Viewing posts tagged progress

Random Thing #3


And one more.  Please bear in mind, this is a fragment.


Marx saw creativity as essential to human nature.  He famously once said that “Milton produced Paradise Lost in the way that a silkworm produces silk, as the expression of his own nature”.  The difference is that Marx saw such creativity as a potential in all people, and believed that class society stunted such potentials in the majority by forcing them to do work that was alien to their natures. 

Yet there is some truth to the idea of progress in the history of class society.  Marx is quite comfortable – sometimes a little too comfortable – with the idea that the accumulation of capital can also be the accumulation of progress, that even the imperialistic development of class society can push people ‘forwards’.  It’s just that he also sees horror in the process, eventually calling the ‘progress’ that British imperialism and capitalism brought to India as resembling a “hideous, pagan idol, who would not drink the nectar but from the skulls of the slain.”  This is far from an unproblematic way of putting it, but the point stands.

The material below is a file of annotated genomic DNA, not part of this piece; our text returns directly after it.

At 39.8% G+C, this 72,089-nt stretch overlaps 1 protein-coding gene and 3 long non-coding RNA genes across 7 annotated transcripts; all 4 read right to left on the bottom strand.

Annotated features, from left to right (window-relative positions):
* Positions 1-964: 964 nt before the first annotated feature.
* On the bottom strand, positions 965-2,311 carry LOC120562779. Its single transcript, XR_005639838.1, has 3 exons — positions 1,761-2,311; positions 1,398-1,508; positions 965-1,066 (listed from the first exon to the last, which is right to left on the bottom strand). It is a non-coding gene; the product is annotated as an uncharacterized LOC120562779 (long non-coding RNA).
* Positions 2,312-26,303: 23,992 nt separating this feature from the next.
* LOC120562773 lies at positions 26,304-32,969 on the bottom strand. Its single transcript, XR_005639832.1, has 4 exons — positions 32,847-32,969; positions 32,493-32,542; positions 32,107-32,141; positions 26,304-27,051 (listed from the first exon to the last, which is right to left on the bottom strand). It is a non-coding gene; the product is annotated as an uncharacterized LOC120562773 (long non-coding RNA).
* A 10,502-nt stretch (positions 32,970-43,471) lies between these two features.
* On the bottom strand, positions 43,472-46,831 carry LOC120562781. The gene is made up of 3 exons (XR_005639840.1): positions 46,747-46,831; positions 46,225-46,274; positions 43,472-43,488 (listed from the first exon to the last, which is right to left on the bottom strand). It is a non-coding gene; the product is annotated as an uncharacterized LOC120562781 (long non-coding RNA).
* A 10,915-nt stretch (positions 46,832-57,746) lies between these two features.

It is a point ...

43

In an opulent throne room, the Doctor and Romana are being entertained by Zargo and Camilla, two of the Three Who Rule.  Plates are loaded with meat.  Glasses are filled with dark red wine.  The Lords are draped in fine fabrics and smeared in make-up to mask their strangely pallid faces.

"Well, you certainly do very well for yourselves here," observes the Doctor.

"We struggle to retain some remnants of civilisation," says Zargo, who evidently considers himself civilised.

"Well, you do better than the peasants," remarks the Doctor.  He and Romana have recently been in a peasant hovel, where the half-starved, over-worked, rag-clad people reacted in terror at their aristocratic confidence.

"The peasants are simple folk," observes Camilla drily, "Richer fare would only distress them."

"Quite right," says the Doctor.  (His pronunciation makes it sound more like 'Quite trite.')  "Probably give them indigestion," he continues, "There's nothing worse than a peasant with indigestion. Makes them quite rebellious. I hear you've been having trouble that way."

"There are always a few ungrateful ones who do not appreciate all that we do for them," agrees Camilla, without a trace of irony.

"And what do ...

Independence Day